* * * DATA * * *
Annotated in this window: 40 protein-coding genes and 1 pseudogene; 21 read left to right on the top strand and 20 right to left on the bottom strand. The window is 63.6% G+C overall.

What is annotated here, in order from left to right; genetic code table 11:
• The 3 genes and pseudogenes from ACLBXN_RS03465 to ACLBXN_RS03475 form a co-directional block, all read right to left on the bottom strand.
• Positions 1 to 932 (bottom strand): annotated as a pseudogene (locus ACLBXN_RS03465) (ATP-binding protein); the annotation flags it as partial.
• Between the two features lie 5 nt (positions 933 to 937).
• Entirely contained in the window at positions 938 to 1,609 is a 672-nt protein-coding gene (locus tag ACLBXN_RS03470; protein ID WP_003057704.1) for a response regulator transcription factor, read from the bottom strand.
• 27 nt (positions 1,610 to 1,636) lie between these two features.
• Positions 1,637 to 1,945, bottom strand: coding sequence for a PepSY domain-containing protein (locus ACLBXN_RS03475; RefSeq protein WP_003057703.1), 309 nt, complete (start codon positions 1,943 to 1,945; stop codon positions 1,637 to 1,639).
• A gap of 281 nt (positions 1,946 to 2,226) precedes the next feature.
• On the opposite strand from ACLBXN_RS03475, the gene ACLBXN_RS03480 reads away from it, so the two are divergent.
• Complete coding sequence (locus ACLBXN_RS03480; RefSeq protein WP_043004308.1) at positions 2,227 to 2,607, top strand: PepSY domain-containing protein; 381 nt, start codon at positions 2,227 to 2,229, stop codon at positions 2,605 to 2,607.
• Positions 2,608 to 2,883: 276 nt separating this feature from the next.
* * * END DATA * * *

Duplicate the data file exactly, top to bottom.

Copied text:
Annotated in this window: 40 protein-coding genes and 1 pseudogene; 21 read left to right on the top strand and 20 right to left on the bottom strand. The window is 63.6% G+C overall.

What is annotated here, in order from left to right; genetic code table 11:
• The 3 genes and pseudogenes from ACLBXN_RS03465 to ACLBXN_RS03475 form a co-directional block, all read right to left on the bottom strand.
• Positions 1 to 932 (bottom strand): annotated as a pseudogene (locus ACLBXN_RS03465) (ATP-binding protein); the annotation flags it as partial.
• Between the two features lie 5 nt (positions 933 to 937).
• Entirely contained in the window at positions 938 to 1,609 is a 672-nt protein-coding gene (locus tag ACLBXN_RS03470; protein ID WP_003057704.1) for a response regulator transcription factor, read from the bottom strand.
• 27 nt (positions 1,610 to 1,636) lie between these two features.
• Positions 1,637 to 1,945, bottom strand: coding sequence for a PepSY domain-containing protein (locus ACLBXN_RS03475; RefSeq protein WP_003057703.1), 309 nt, complete (start codon positions 1,943 to 1,945; stop codon positions 1,637 to 1,639).
• A gap of 281 nt (positions 1,946 to 2,226) precedes the next feature.
• On the opposite strand from ACLBXN_RS03475, the gene ACLBXN_RS03480 reads away from it, so the two are divergent.
• Complete coding sequence (locus ACLBXN_RS03480; RefSeq protein WP_043004308.1) at positions 2,227 to 2,607, top strand: PepSY domain-containing protein; 381 nt, start codon at positions 2,227 to 2,229, stop codon at positions 2,605 to 2,607.
• Positions 2,608 to 2,883: 276 nt separating this feature from the next.